Georgetown Law is holding its annual conference on BigLaw and it sounds like things got exciting on opening night.
The ominous topic is, “Law Firm Evolution: Brave New World Or Business As Usual,” and the opening night speakers went after it.
Aric Press for The American Lawyer: [The conference opened] with the general counsel of Ernst & Young Global saying that the times — and the flow of international capital — demanded a new model for law firm-client relations, a prediction by the senior vice president of the Association of Corporate Counsel that clients would be patient for only another 18 months with their outside firms and a vigorous defence by the outgoing head of Kirkland & Ellis who said essentially that anyone who thought law firms didn’t understand that a new reality was upon them was not paying attention to the market.
So that’s exciting! Or depressing! Or scary! Go to AmLaw for the full play-by-play, but here are a few of the highlights:
- E&Y’s global general counsel, Trevor Faure talked about the “Darwinian path of international capital seeking maximum returns” that is undermining BigLaw’s client relationships. In addition to whatever that means, he seems to believe firms will have to recognise the likely change in who does the bottom work — data protection, standard contracts — while work at the “top” of the triangle (major litigation, complex compliance work) is likely to remain with those who have it now. Instead of the firm being the “winner” and client being the “loser,” or vice versa when it comes to fee agreements, clients and lawyers need to find a way to align their interests.
- The ACC’s Susan Hackett said firms have a year to 18-months to figure out how to provide quality — defined as “value” not hours — before clients start walking away.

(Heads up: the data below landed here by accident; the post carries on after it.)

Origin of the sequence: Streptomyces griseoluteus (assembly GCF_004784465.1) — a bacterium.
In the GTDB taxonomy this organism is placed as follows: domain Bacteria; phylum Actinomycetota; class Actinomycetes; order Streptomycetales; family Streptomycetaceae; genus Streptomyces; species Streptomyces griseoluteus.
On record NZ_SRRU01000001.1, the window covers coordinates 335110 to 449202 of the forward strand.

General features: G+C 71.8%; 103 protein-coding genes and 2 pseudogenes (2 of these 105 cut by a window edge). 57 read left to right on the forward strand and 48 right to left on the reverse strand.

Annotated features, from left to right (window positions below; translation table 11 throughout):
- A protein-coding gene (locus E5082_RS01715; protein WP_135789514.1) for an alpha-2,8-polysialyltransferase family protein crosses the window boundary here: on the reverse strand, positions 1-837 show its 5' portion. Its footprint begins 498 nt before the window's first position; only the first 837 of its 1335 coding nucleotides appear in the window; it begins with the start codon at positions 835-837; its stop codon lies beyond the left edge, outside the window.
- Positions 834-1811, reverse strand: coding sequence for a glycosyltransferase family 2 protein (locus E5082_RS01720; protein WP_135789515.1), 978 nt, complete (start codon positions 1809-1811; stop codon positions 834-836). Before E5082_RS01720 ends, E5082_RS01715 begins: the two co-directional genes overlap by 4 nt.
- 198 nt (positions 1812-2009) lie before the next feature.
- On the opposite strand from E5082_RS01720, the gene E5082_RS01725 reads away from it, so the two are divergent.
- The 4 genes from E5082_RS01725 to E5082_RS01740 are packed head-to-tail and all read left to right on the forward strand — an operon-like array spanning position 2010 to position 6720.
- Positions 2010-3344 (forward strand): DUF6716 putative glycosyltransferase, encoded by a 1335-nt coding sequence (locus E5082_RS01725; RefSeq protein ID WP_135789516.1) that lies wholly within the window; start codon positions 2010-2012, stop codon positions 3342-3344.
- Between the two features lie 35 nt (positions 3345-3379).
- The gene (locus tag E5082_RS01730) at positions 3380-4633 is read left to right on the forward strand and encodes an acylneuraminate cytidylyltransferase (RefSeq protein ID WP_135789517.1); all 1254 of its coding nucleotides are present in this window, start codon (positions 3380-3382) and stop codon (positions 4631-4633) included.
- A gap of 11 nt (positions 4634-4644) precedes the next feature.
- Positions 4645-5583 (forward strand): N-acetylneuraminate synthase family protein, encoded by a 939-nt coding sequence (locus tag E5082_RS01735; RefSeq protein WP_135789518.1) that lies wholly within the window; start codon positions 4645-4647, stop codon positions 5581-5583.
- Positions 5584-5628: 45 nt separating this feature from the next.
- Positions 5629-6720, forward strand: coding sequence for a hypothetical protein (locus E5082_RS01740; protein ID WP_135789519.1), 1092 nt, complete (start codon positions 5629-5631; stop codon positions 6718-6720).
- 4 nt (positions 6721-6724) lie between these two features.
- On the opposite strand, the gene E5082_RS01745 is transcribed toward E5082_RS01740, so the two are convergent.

- That left ex- Kirkland chairperson Thomas Yannucci to fight in the name of BigLaw, and he assured the crowd big firms get it, thank you very much. “…[T]he notion that we’re all sitting around in tweed jackets smoking pipes, driving bespoke cars, and ignoring the reality of the situation, that’s not accurate. It’s all changed.”
We kind of like Yannucci’s feisty response. BigLaw is not full of angels, but the downturn hit it in plenty of unfun ways: it laid off a whole lot of people last year, is more open than ever (even if by force) to discussing alternative fee arrangements, and dealt with all sorts of changes to its regular course of business. (Of course, many also managed to not lose a whole lot of money in ’09 when many of their clients’ businesses took huge hits. Maybe clients should be looking to firms for a little advice on how to run their businesses?)
No matter. If Hackett is to be believed,clients are surely enjoying their moment in the sun and looking to get fees as low as possible. How long until quality and low costs pass each other in a negative way? Who knows — let’s hope they meet in the middle. But maybe BigLaw is getting sick of getting beat up. Yannucci likely spoke for a whole lot of people with his, I swear, believe me, we get it! rhetoric.
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